NEW MEXICO

Air:

NEW YORK

Air:

  • The Department of Environmental Conservation has adopted an emergency amendment to Part 205 of Title 6 NYCRR, Architectural and Industrial Maintenance Coatings, in order to reduce volatile organic compound emissions to attain the ozone NAAQS. This amendment became effective November 7, 2006. See http://www.dos.state.ny.us/info/register/2006/Nov22/pdfs/rules.pdf (p. 6)
  • The Department of Environmental Conservation will hold a public hearing to consider the amendment of section 621.4(g)(2)(iii) of Title 6 NYCRR, New Source Review for New Modified Facilities. The hearing will be held January 9, 2007. See http://www.dos.state.ny.us/info/register/2006/Nov22/pdfs/rules.pdf (p. 10)

Hazardous and Solid Waste:

  • The Department of Environmental Conservation has repealed Part 375 and added new Part 375 to Title 6 NYCRR, the Environmental Remediation Program, in order to revise, reorganize, and restructure existing Part 375 to cover the requirements provided by, and to provide for the implementation of, the 2003 and 2004 Superfund/Brownfield Acts. See http://www.dos.state.ny.us/info/register/2006/nov29/pdfs/rules.pdf (p. 15)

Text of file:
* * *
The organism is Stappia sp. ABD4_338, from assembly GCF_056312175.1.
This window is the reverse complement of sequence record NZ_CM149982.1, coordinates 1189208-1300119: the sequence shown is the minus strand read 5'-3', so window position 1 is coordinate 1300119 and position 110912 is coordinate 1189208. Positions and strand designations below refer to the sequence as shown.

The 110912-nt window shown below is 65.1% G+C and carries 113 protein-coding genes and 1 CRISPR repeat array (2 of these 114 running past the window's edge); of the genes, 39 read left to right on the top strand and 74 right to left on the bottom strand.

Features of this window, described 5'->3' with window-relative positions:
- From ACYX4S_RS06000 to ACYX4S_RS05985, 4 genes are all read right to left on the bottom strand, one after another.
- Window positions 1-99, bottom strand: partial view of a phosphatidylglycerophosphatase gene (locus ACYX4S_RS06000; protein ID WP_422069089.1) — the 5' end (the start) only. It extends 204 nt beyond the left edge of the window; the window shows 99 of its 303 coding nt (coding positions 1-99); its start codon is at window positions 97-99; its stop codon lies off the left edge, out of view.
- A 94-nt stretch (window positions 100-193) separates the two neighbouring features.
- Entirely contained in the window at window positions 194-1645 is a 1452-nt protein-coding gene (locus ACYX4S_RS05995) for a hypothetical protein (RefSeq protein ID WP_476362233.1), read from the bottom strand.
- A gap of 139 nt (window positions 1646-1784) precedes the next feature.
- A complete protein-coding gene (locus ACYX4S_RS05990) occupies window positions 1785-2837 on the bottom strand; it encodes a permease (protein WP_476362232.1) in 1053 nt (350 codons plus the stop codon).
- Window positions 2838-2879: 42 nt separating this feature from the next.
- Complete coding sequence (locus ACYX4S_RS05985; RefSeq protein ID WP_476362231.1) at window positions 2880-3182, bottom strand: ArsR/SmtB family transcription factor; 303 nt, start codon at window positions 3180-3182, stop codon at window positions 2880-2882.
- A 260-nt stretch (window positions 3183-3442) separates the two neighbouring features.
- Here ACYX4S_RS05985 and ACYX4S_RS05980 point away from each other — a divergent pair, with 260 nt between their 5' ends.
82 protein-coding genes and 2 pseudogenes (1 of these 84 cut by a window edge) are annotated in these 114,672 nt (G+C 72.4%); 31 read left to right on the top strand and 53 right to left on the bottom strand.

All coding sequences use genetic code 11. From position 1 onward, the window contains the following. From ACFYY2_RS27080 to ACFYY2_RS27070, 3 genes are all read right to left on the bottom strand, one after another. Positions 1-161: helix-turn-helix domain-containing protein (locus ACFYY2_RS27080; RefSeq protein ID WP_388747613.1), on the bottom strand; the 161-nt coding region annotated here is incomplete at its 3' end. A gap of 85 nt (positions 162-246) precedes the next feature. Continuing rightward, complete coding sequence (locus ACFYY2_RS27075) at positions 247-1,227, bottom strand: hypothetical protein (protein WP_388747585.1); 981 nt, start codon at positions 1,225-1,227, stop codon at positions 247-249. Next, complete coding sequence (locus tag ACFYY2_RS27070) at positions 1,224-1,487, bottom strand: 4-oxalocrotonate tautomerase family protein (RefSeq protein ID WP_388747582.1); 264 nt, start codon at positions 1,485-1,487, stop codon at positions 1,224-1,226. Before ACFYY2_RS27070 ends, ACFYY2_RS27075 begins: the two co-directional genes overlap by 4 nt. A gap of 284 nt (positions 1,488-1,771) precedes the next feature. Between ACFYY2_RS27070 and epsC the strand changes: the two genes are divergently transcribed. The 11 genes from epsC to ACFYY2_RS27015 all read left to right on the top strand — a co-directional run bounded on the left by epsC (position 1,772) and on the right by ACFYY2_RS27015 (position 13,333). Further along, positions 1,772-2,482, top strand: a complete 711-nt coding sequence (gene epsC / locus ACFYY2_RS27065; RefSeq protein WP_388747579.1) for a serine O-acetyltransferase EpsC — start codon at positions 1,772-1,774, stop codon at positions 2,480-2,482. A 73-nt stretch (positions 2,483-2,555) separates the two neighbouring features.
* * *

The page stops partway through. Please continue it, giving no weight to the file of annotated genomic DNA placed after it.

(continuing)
OKLAHOMA

Water:

SOUTH CAROLINA

Hazardous and Solid Waste:

  • The Board of Health and Environmental Control will hold a public hearing on proposed amendments to R. 61-79, Hazardous Waste Management Regulations, intended to meet compliance requirements of the U.S. EPA and to maintain state consistency with relaxed regulations of the U.S. EPA. The hearing will be held February 8, 2007. See http://www.scdhec.gov/lwm/pubs/notices/fed_comp.pdf

UTAH

Air: